This topic contains 6 replies, has 3 voices, and was last updated by  Chris 4 years, 5 months ago.

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  • #2227

    Chris
    Keymaster

    I found this article shared on Facebook. I call it the grand daddy of conspiracy theories.  It blames everything bad up to and including the sinking of the Titanic and WWI on every evil doer from the Rothchilds to the Catholic church and the Jesuits. Whether true in whole, in part, or not at all it’s a fun read. Nice pictures too.

  • #2232

    ◄Dave►
    Participant

    That was an enjoyable diversion, Chris. I didn’t find the conspiracy stuff very compelling; but the pictures and the documentary were fascinating. Thanks for sharing. ◄Dave►

  • #2234

    Chris
    Keymaster

    Exactly Dave. It was fun to read. Now I can indeed think of cheaper and easier ways to deal with a few money titans than building the worlds biggest ocean liner then sinking it. Good thing that captain was able to find just the right iceberg that could sink an “unsinkable” boat. That’s just me though. I don’t have that sort of diabolical mind. Sort of like they really didn’t have to collapse the twin towers as a false flag. Something much less “spectacular” would have done fine if they wanted to piss Americans off.

  • #2415

    Larry
    Participant

    I’ll try to read it shortly but I already know that it is mostly correct just from your description.

  • #2416

    Chris
    Keymaster

    I think you’ll enjoy reading it Larry. It’s got everything a good conspiracy theory requires. Just enough kernels of truth to make you stop and think. I don’t personally find it compelling but it has some good history and illustrations to make it good reading.

  • #2419

    Larry
    Participant

    Just read it. Believe every word. Love the “elastic money” reference and see it as key to the whole thing. Would it really work? Could we really have “elastic money” to provide unlimited financing for anything? Do you suppose?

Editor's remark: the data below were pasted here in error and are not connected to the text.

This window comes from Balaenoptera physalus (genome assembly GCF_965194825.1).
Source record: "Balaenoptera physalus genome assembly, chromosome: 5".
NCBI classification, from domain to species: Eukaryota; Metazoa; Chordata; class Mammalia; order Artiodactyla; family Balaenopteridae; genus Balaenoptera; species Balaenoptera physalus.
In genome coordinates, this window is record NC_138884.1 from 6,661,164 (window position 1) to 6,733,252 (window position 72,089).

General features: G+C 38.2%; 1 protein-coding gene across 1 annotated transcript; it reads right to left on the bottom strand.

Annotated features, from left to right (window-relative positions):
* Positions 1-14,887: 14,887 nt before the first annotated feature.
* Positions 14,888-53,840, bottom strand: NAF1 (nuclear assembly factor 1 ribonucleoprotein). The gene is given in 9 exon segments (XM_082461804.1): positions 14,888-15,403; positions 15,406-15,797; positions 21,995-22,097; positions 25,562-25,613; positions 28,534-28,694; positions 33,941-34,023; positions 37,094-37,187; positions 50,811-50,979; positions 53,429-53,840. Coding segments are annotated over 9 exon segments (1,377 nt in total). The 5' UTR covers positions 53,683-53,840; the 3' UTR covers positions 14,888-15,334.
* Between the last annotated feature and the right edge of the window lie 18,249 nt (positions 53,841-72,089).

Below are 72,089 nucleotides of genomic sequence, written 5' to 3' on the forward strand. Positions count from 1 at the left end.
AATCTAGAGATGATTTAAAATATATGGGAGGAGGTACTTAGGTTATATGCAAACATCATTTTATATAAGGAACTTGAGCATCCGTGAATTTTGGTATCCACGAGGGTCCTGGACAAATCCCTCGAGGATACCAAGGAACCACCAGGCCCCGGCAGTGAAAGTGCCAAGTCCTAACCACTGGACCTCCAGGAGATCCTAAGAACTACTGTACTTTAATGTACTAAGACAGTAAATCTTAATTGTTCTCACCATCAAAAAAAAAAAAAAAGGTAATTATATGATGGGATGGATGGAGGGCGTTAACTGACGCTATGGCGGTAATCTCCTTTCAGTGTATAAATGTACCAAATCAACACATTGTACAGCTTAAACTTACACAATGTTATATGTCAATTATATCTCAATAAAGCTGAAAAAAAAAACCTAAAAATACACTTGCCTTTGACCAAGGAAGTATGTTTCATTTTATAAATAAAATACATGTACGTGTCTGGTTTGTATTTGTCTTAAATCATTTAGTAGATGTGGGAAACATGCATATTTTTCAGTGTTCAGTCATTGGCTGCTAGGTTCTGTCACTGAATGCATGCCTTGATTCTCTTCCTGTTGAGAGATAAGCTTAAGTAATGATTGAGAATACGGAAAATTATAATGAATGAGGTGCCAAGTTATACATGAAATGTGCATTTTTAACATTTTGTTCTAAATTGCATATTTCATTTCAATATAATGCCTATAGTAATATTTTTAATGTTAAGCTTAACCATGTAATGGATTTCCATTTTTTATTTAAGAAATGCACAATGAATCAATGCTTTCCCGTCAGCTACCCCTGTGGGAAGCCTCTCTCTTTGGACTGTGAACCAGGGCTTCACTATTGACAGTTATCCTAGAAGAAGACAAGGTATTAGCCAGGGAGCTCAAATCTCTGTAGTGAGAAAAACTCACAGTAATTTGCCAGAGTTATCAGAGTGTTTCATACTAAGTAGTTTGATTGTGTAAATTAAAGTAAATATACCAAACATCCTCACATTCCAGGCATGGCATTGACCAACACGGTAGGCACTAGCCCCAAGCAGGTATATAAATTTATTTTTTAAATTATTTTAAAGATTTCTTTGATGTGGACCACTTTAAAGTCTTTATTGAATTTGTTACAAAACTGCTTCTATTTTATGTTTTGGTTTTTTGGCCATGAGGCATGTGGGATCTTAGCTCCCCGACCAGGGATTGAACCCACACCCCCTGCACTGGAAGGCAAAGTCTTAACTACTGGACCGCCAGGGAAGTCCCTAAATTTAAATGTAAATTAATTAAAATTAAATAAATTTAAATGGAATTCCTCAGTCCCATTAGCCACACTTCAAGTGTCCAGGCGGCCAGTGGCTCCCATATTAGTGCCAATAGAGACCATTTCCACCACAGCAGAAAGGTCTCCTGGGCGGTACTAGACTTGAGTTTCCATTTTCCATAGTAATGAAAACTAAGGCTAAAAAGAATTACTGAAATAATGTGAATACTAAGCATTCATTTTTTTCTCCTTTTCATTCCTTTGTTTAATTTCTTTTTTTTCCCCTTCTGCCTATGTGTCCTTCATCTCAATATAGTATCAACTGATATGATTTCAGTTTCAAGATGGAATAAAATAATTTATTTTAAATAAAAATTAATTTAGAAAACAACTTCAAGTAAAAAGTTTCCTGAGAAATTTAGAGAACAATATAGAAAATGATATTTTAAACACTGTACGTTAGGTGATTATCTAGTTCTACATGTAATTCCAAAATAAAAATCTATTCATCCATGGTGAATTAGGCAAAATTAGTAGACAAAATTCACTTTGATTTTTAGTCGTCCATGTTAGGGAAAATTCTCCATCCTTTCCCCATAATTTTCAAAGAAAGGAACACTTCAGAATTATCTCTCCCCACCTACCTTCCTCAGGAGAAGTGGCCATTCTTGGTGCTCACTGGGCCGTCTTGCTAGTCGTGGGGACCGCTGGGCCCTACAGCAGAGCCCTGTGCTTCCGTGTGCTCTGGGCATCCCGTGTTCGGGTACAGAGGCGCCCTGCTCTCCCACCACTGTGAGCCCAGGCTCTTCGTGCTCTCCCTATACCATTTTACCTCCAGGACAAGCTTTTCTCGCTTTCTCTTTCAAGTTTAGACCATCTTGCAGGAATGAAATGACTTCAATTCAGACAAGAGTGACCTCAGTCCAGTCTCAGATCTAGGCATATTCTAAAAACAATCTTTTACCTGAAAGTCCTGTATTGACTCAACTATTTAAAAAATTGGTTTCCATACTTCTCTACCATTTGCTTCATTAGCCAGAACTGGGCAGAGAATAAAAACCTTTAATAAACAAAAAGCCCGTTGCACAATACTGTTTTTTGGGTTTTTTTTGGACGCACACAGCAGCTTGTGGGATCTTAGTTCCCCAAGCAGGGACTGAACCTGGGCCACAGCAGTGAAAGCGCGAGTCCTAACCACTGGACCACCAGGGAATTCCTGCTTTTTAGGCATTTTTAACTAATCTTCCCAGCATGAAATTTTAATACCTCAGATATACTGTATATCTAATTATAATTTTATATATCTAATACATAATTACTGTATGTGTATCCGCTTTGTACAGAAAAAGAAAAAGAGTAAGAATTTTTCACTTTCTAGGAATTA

Clearly, this is exactly why and how everything has happened since the meeting on Jekyl Island. I believe!

  • #2423

    Chris
    Keymaster

    “Elastic money”.  I don’t have a lot of faith in the concept for one particular reason. It implies that the core value of money has no basis in tangible assets. Since money is the vehicle of barter for commodities or physical assets it has to be treated as a commodity or asset. All assets and or commodities are finite therefore the money available to barter for those assets has to be finite and ideally equal to the sum total of all commodities and assets. That’s not to say that the money supply should not expand. As assets are created thru labor or “wealth is created” monetary supply should increase to facilitate the barter of those new assets thus keeping a balance and stable prices. Without such expansion the money supply would dry up and cause price deflation.  What the federal reserve does is exactly the opposite. In times of slow asset growth and commodity production they increase the supply of money thinking that it will force the growth of assets and commodities. When that doesn’t occur it causes price inflation because the money supply becomes too large to be supported by the underlying assets. When that happens they feel obligated to retract the money supply in the name of  “price stability” using interest as the vehicle. Three cheers for them as they reign in the money supply and curb the inflation that they created with “value added” dollars effectively getting their piece of whatever productivity did occur during the slow time.

    We are beyond the days of commodity backed money. I don’t think we could ever go back BUT our current system of fiat currency is so wrought with thieves on the grandest scale imaginable that the only solution is to turn back Jekyl Island around the globe. Currency regulation must be returned to the people that are held responsible for backing their currency. Although it’s probably already too late.

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